Lawyer for man in White House entry case seeks time served

AP News
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Posted: Jun 12, 2015 3:37 PM

WASHINGTON (AP) — A lawyer for an Army veteran who got over the White House fence and ran inside the executive mansion before being stopped says his client shouldn't spend any more time in jail.

A lawyer for Omar Gonzalez filed a court document Friday asking a judge to give his client "time served" at a sentencing hearing set for Tuesday. Gonzalez has been in jail for about nine months since his arrest Sept. 19. Federal sentencing guidelines suggest a sentence ranging from a year to a year and a half in prison, his attorney wrote, adding that Gonzalez deserves leniency because of his Army service. Prosecutors, who gave a slightly longer guideline range, are asking that Gonzalez, 43, be sentenced to nearly two years in prison.

Gonzalez served in the Army from 1997 to 2003 and from 2005 to 2012 and was a cavalry scout responsible for "providing security and patrol," his attorney David Bos wrote, adding that he was deployed to Iraq from 2006 to 2008. He was diagnosed with PTSD after returning from Iraq, Bos said.

"Mr. Gonzlez's service to his country has been not only extensive but also unusually dangerous. It certainly rises to the level of service warranting leniency in this case," Bos wrote.

Prosecutors argued in previously-filed court papers that Gonzalez was aware for years that he "needed treatment to address his PTSD, paranoia, and hallucinations, but did not make sufficient efforts to consistently obtain that treatment."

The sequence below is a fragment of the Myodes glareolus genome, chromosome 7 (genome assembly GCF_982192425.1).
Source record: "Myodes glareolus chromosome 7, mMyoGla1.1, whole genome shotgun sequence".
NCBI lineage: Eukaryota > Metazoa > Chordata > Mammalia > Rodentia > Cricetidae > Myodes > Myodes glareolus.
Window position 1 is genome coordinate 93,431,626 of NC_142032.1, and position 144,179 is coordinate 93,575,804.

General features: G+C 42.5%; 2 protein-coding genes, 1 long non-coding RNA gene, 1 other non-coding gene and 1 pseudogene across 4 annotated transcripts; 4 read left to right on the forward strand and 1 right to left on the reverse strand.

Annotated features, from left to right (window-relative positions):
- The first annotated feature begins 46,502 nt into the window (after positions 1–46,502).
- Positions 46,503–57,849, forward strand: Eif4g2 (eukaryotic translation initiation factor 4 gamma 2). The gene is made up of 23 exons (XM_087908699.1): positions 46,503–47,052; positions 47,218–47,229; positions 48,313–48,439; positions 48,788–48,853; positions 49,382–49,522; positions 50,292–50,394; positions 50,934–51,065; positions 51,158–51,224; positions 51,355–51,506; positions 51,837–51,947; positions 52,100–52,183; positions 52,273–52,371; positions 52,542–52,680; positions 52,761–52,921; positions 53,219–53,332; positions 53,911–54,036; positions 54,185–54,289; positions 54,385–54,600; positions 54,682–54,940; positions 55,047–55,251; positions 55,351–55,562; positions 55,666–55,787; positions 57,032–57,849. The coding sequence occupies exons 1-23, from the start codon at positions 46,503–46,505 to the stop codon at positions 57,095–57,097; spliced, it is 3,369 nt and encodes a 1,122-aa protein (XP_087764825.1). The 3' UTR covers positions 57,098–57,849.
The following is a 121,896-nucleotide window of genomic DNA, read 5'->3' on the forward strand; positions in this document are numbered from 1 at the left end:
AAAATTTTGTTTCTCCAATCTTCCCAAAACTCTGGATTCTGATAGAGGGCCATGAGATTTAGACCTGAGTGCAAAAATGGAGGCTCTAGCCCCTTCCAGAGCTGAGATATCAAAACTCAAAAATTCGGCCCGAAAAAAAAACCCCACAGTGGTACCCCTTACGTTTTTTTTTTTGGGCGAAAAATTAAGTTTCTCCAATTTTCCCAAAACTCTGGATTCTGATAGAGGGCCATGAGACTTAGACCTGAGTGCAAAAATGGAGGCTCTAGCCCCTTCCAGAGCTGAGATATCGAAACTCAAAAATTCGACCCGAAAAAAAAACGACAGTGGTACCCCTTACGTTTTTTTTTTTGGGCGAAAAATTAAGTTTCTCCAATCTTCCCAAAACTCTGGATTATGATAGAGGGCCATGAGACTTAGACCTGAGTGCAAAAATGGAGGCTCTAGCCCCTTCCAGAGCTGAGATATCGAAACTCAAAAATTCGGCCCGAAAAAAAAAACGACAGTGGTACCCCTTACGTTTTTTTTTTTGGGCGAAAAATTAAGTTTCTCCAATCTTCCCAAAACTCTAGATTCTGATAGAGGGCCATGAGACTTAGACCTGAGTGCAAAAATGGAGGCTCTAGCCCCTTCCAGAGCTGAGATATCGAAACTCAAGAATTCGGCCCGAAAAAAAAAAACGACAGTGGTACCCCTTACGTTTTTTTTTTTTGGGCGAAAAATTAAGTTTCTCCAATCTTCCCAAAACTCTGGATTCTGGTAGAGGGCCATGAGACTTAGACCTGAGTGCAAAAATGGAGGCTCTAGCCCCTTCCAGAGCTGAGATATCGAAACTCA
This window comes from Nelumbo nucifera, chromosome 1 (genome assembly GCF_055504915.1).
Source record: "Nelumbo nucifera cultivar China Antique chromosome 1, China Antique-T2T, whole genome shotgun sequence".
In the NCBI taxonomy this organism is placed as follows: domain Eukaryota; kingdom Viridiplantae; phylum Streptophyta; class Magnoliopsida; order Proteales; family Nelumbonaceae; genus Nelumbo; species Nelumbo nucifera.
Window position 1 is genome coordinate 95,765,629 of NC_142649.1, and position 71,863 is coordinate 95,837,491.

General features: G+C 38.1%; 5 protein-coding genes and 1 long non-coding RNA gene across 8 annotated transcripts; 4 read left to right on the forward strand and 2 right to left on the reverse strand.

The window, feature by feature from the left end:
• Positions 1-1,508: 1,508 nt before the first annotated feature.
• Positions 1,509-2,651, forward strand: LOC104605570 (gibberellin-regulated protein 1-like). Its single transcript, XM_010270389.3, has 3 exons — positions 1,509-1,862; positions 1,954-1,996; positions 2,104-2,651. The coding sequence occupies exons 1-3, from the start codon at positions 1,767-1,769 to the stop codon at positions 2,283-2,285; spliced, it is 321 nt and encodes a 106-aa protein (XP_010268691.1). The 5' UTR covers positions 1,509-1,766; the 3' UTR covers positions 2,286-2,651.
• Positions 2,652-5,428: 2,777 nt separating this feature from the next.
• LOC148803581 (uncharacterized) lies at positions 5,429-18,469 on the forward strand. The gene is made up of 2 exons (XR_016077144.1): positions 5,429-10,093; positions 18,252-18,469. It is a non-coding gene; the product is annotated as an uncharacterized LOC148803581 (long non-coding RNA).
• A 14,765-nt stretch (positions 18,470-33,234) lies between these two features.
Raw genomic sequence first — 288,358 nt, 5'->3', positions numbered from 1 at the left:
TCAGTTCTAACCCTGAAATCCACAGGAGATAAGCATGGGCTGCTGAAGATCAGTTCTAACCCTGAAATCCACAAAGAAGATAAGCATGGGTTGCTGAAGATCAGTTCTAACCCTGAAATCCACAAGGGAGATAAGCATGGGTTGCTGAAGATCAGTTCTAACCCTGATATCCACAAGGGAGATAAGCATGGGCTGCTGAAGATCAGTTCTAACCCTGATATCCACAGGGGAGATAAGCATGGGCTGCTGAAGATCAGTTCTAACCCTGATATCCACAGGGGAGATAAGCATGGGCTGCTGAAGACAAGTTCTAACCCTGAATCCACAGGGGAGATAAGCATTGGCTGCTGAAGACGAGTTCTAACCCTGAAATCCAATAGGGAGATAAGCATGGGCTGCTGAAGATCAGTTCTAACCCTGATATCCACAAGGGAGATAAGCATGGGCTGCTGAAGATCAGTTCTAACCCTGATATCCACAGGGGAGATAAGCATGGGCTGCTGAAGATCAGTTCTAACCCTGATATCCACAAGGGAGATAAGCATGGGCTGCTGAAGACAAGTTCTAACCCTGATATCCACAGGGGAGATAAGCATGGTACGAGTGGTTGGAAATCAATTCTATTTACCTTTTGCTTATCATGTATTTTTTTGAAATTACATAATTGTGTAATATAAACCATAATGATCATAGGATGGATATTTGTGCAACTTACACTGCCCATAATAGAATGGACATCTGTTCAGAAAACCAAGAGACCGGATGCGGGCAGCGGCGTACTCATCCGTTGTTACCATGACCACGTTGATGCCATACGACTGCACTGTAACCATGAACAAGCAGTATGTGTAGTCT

After Gonzalez's arrest for entering the White House, he was found carrying a folding knife in his pants pocket, and investigators found hundreds of rounds of ammunition, a machete and several tomahawks in his car. Gonzalez told a Secret Service agent after his arrest that he wanted to tell the president that the atmosphere was collapsing.

Gonzalez, who previously lived in Copperas Cove, Texas, pleaded guilty in March to entering or remaining in a restricted building or grounds while carrying a deadly or dangerous weapon and assaulting, resisting or impeding a Secret Service officer. President Barack Obama and his daughters had just left the White House when Gonzalez got inside. The first lady was not home.

Gonzalez' arrest in Washington preceded the disclosure of other serious Secret Service security breaches and ultimately led to Julia Pierson's resignation as director of the agency after 18 months on the job.

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